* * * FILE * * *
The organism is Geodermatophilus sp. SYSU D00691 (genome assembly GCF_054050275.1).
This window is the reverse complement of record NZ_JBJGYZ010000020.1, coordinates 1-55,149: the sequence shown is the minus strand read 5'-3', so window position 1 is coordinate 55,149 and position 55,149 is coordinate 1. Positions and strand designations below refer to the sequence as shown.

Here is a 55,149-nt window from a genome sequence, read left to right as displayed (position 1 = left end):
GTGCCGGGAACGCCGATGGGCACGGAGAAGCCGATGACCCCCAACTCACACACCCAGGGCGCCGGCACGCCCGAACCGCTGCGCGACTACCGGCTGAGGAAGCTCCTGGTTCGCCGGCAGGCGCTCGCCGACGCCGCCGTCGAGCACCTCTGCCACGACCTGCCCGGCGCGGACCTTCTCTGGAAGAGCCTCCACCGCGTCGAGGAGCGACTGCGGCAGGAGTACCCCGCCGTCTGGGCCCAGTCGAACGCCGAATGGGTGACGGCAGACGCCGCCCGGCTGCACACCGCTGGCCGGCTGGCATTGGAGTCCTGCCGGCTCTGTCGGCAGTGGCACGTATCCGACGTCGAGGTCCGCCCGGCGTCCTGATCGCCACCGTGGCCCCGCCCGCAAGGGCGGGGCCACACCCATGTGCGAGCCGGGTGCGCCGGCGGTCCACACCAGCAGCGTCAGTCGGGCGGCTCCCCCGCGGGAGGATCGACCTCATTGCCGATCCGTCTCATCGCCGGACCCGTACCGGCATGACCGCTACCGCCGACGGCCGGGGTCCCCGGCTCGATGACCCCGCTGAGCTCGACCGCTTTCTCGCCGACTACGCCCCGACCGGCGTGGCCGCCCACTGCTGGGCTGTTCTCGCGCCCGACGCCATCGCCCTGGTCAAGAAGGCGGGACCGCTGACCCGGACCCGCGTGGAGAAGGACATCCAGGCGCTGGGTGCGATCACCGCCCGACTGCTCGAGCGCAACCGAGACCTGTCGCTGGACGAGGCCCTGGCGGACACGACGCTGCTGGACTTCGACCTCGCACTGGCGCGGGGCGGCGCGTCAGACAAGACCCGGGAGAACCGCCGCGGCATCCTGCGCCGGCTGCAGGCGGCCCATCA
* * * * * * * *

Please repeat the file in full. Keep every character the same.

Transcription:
The organism is Geodermatophilus sp. SYSU D00691 (genome assembly GCF_054050275.1).
This window is the reverse complement of record NZ_JBJGYZ010000020.1, coordinates 1-55,149: the sequence shown is the minus strand read 5'-3', so window position 1 is coordinate 55,149 and position 55,149 is coordinate 1. Positions and strand designations below refer to the sequence as shown.

Here is a 55,149-nt window from a genome sequence, read left to right as displayed (position 1 = left end):
GTGCCGGGAACGCCGATGGGCACGGAGAAGCCGATGACCCCCAACTCACACACCCAGGGCGCCGGCACGCCCGAACCGCTGCGCGACTACCGGCTGAGGAAGCTCCTGGTTCGCCGGCAGGCGCTCGCCGACGCCGCCGTCGAGCACCTCTGCCACGACCTGCCCGGCGCGGACCTTCTCTGGAAGAGCCTCCACCGCGTCGAGGAGCGACTGCGGCAGGAGTACCCCGCCGTCTGGGCCCAGTCGAACGCCGAATGGGTGACGGCAGACGCCGCCCGGCTGCACACCGCTGGCCGGCTGGCATTGGAGTCCTGCCGGCTCTGTCGGCAGTGGCACGTATCCGACGTCGAGGTCCGCCCGGCGTCCTGATCGCCACCGTGGCCCCGCCCGCAAGGGCGGGGCCACACCCATGTGCGAGCCGGGTGCGCCGGCGGTCCACACCAGCAGCGTCAGTCGGGCGGCTCCCCCGCGGGAGGATCGACCTCATTGCCGATCCGTCTCATCGCCGGACCCGTACCGGCATGACCGCTACCGCCGACGGCCGGGGTCCCCGGCTCGATGACCCCGCTGAGCTCGACCGCTTTCTCGCCGACTACGCCCCGACCGGCGTGGCCGCCCACTGCTGGGCTGTTCTCGCGCCCGACGCCATCGCCCTGGTCAAGAAGGCGGGACCGCTGACCCGGACCCGCGTGGAGAAGGACATCCAGGCGCTGGGTGCGATCACCGCCCGACTGCTCGAGCGCAACCGAGACCTGTCGCTGGACGAGGCCCTGGCGGACACGACGCTGCTGGACTTCGACCTCGCACTGGCGCGGGGCGGCGCGTCAGACAAGACCCGGGAGAACCGCCGCGGCATCCTGCGCCGGCTGCAGGCGGCCCATCA